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I am looking for the response of any denomination that is against abortion in the case of rape that has also responded to the scenario below or something similar to it.

"A Defense of Abortion" (Thomson):

You wake up in the morning and find yourself back to back in bed with an unconscious violinist. A famous unconscious violinist. He has been found to have a fatal kidney ailment, and the Society of Music Lovers has canvassed all the available medical records and found that you alone have the right blood type to help. They have therefore kidnapped you, and last night the violinist's circulatory system was plugged into yours, so that your kidneys can be used to extract poisons from his blood as well as your own. [If he is unplugged from you now, he will die; but] in nine months he will have recovered from his ailment, and can safely be unplugged from you.

It is said later that:

Critics of Thomson's argument generally grant the permissibility of unplugging the violinist, but seek to block the inference that abortion is permissible by arguing that there are morally relevant differences between the violinist scenario and typical cases of abortion.

But it is unsourced. :(

To make my intentions clear, the above is an analogy for a female being raped and impregnated by a male. Some denominations claim that the female is obliged to carry the child to birth if medically practical because the child is innocent of his/her father's sins, has a right to life, etc etc etc.

(Assume ideal conditions such as medical complications not being present so the mother and child are healthy, the mother can give birth, the mother and the father are not close relatives, a proper hospital is available and can be afforded, an adoption agency is available etc etc etc)

So do those arguments apply to the violinist too? What are the "morally relevant differences" ? I understand that Thomson was defending abortion in non-rape cases, but let us consider only rape cases.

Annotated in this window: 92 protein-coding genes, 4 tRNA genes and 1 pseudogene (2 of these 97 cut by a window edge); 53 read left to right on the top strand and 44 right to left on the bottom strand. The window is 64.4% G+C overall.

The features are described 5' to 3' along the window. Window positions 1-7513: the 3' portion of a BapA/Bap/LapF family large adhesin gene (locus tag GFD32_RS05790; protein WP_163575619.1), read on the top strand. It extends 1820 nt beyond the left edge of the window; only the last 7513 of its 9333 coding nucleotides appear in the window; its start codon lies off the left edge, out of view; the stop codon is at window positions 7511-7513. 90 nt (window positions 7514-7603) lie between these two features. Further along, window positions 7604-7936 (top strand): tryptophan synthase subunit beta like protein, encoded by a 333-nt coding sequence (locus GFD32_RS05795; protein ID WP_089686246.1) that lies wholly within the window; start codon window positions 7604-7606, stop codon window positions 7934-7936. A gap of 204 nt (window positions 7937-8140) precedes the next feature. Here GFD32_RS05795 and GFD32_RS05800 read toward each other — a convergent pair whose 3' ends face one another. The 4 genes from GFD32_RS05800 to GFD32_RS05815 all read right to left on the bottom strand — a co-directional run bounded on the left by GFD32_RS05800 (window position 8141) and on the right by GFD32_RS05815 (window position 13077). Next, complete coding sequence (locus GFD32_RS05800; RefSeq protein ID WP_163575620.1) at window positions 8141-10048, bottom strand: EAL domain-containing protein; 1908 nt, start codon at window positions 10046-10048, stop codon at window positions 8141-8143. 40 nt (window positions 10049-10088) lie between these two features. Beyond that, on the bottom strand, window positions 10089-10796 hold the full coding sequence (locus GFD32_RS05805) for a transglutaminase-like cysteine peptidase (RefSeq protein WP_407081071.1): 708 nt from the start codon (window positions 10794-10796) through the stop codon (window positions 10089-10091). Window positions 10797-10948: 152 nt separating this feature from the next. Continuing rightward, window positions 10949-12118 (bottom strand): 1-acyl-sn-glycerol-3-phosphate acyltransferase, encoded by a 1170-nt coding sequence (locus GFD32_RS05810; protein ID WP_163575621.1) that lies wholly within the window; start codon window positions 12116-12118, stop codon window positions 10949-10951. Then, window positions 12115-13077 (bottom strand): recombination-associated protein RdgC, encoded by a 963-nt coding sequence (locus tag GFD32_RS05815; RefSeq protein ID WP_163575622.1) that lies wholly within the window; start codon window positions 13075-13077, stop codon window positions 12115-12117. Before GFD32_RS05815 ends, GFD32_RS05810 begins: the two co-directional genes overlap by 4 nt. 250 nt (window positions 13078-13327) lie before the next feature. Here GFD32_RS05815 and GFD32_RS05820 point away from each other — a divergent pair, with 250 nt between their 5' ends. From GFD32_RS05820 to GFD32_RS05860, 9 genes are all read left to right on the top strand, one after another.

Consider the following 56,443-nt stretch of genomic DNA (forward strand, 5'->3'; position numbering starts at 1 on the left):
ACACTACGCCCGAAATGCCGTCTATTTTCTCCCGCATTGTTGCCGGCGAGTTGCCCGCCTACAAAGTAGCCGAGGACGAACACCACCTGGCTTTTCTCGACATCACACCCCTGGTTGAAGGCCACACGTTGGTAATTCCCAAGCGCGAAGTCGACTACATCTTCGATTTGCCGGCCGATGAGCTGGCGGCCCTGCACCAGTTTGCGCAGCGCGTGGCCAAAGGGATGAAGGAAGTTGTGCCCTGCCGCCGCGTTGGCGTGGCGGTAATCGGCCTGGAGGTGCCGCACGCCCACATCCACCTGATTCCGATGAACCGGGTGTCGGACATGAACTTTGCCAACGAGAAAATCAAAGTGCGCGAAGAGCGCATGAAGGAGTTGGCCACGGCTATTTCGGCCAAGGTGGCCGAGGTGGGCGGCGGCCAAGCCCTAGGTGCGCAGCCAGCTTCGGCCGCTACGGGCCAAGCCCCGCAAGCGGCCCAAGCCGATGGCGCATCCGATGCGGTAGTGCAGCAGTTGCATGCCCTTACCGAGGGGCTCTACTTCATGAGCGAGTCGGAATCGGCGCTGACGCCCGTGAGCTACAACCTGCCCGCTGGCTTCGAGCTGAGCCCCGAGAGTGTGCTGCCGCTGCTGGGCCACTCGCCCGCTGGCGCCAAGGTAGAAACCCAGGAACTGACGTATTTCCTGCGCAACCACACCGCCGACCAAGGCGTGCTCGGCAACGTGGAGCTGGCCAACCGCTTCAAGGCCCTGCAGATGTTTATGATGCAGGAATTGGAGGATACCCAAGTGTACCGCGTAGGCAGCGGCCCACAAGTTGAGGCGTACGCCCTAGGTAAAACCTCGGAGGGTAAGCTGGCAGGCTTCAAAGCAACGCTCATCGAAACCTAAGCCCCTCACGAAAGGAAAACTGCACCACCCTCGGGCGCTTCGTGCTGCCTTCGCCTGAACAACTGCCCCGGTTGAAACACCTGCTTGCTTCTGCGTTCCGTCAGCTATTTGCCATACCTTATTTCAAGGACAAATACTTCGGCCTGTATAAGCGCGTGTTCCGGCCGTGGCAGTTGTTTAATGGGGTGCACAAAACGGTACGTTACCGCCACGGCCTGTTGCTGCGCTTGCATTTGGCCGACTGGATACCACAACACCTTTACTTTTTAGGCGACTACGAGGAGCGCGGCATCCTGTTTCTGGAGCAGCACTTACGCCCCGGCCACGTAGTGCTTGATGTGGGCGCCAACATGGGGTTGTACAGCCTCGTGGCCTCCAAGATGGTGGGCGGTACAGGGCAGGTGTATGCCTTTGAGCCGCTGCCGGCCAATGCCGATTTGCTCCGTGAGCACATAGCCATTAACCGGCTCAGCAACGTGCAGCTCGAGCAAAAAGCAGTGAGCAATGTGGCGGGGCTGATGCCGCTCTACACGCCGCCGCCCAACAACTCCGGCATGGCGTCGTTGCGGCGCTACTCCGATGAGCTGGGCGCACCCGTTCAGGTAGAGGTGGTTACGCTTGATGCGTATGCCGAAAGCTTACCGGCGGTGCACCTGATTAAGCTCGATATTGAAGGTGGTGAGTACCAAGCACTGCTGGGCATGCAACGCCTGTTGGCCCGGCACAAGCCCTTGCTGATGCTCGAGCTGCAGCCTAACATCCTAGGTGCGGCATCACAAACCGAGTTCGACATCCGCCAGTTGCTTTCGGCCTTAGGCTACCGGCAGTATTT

What's the difference? Why are women responsible for carrying a child, who she did not consent to carrying, to birth but people are not responsible for caring for a violinist who they were attached to without consent?

I am not saying women are not responsible, but if they are, it looks like everyone is responsible for the violinist.

Finally, I would like to emphasize that I'm looking for any denomination's response, probable response based on teachings or relevant teachings. Naturally, I'm not asking what "Hinduism" thinks or would think.

Thanks to all. I'm new to site so please go easy on me in feedback and editing. :)

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Your question carries with it many modern secular Western pre-conceived ideas as to what is is good and bad and as to where a person's obligations lie or do not lie. A materialist will see only what is good for their immediate well being as good.

Self-sacrifice is the basis of all religions. If one accepts that one is only the body and that one's primary aim and goal is one's own happiness in this world, then there may exist a moral dilemma as to whether or not to have an abortion. All religions assert that giving up of one's self for others is the greater good. In Christianity, Christ, when asked, listed two commandments as the greatest - the second being - do unto others as you would have them do unto you. Hinduism says that we are all the same oneness, so what I do to others I am doing to myself.